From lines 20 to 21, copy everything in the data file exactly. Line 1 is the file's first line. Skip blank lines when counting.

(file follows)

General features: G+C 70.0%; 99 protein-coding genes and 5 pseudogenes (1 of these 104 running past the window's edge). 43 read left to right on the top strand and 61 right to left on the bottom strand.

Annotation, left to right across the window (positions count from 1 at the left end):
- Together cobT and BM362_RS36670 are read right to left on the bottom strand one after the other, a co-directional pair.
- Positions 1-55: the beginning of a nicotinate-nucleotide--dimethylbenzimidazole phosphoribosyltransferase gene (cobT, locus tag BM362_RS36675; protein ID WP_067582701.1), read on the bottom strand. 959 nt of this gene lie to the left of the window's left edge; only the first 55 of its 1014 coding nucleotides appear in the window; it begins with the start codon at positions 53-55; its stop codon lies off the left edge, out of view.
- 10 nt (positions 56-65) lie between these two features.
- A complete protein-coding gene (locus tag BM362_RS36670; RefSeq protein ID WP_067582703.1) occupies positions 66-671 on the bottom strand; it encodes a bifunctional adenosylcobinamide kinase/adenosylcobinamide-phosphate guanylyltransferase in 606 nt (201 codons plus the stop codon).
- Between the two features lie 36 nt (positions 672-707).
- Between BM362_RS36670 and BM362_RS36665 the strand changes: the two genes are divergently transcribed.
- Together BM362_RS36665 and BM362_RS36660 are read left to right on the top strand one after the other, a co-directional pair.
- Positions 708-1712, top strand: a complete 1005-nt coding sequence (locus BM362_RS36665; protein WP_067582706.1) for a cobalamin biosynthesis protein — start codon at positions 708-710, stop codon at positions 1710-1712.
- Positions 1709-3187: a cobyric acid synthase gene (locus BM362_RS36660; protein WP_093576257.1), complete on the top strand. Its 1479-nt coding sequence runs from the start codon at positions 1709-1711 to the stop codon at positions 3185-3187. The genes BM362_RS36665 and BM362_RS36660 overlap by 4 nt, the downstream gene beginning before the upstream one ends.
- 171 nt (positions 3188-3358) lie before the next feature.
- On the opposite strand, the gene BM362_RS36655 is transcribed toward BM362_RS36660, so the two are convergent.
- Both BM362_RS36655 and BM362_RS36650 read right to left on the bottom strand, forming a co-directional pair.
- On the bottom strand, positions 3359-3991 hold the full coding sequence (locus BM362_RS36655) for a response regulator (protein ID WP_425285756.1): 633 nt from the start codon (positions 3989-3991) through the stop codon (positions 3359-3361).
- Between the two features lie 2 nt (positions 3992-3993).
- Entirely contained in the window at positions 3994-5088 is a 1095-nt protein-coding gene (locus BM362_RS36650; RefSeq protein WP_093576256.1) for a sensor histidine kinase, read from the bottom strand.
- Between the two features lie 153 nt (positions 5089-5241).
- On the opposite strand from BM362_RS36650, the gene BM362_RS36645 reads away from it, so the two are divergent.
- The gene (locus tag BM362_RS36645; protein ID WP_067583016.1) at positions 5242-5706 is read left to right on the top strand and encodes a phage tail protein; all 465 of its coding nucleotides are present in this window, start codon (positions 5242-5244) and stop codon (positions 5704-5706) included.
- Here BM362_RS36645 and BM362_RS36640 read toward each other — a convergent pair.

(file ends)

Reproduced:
- The gene (locus tag BM362_RS36645; protein ID WP_067583016.1) at positions 5242-5706 is read left to right on the top strand and encodes a phage tail protein; all 465 of its coding nucleotides are present in this window, start codon (positions 5242-5244) and stop codon (positions 5704-5706) included.
- Here BM362_RS36645 and BM362_RS36640 read toward each other — a convergent pair.